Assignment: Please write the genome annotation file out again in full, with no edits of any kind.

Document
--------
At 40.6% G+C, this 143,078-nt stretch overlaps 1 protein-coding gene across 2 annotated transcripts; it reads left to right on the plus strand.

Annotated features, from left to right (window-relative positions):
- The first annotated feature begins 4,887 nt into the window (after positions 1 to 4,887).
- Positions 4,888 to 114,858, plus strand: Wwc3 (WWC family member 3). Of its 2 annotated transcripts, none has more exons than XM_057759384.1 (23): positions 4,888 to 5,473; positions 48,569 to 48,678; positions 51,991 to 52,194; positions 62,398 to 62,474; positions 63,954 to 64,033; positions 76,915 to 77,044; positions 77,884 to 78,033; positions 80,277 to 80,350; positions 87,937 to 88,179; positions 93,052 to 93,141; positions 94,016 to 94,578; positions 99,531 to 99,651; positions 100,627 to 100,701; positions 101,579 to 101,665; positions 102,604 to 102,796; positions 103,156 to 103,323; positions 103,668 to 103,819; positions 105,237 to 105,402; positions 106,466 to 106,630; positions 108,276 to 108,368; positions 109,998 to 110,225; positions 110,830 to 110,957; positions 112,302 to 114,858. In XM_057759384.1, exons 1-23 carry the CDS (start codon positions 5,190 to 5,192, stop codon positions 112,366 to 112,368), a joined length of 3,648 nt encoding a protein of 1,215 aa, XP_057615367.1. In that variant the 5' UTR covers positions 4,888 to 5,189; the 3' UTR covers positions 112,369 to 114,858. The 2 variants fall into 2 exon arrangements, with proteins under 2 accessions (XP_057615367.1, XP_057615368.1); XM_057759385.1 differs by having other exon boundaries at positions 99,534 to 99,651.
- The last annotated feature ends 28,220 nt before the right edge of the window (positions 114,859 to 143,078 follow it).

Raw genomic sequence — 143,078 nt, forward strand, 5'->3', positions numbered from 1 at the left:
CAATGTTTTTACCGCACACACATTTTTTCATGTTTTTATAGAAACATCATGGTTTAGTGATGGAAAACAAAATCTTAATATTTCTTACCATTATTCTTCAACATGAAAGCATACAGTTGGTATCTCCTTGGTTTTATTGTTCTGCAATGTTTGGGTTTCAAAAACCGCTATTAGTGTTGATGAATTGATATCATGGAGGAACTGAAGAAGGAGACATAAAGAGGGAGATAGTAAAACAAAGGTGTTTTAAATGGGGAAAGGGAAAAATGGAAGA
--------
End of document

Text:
At 40.6% G+C, this 143,078-nt stretch overlaps 1 protein-coding gene across 2 annotated transcripts; it reads left to right on the plus strand.

Annotated features, from left to right (window-relative positions):
- The first annotated feature begins 4,887 nt into the window (after positions 1 to 4,887).
- Positions 4,888 to 114,858, plus strand: Wwc3 (WWC family member 3). Of its 2 annotated transcripts, none has more exons than XM_057759384.1 (23): positions 4,888 to 5,473; positions 48,569 to 48,678; positions 51,991 to 52,194; positions 62,398 to 62,474; positions 63,954 to 64,033; positions 76,915 to 77,044; positions 77,884 to 78,033; positions 80,277 to 80,350; positions 87,937 to 88,179; positions 93,052 to 93,141; positions 94,016 to 94,578; positions 99,531 to 99,651; positions 100,627 to 100,701; positions 101,579 to 101,665; positions 102,604 to 102,796; positions 103,156 to 103,323; positions 103,668 to 103,819; positions 105,237 to 105,402; positions 106,466 to 106,630; positions 108,276 to 108,368; positions 109,998 to 110,225; positions 110,830 to 110,957; positions 112,302 to 114,858. In XM_057759384.1, exons 1-23 carry the CDS (start codon positions 5,190 to 5,192, stop codon positions 112,366 to 112,368), a joined length of 3,648 nt encoding a protein of 1,215 aa, XP_057615367.1. In that variant the 5' UTR covers positions 4,888 to 5,189; the 3' UTR covers positions 112,369 to 114,858. The 2 variants fall into 2 exon arrangements, with proteins under 2 accessions (XP_057615367.1, XP_057615368.1); XM_057759385.1 differs by having other exon boundaries at positions 99,534 to 99,651.
- The last annotated feature ends 28,220 nt before the right edge of the window (positions 114,859 to 143,078 follow it).

Raw genomic sequence — 143,078 nt, forward strand, 5'->3', positions numbered from 1 at the left:
CAATGTTTTTACCGCACACACATTTTTTCATGTTTTTATAGAAACATCATGGTTTAGTGATGGAAAACAAAATCTTAATATTTCTTACCATTATTCTTCAACATGAAAGCATACAGTTGGTATCTCCTTGGTTTTATTGTTCTGCAATGTTTGGGTTTCAAAAACCGCTATTAGTGTTGATGAATTGATATCATGGAGGAACTGAAGAAGGAGACATAAAGAGGGAGATAGTAAAACAAAGGTGTTTTAAATGGGGAAAGGGAAAAATGGAAGA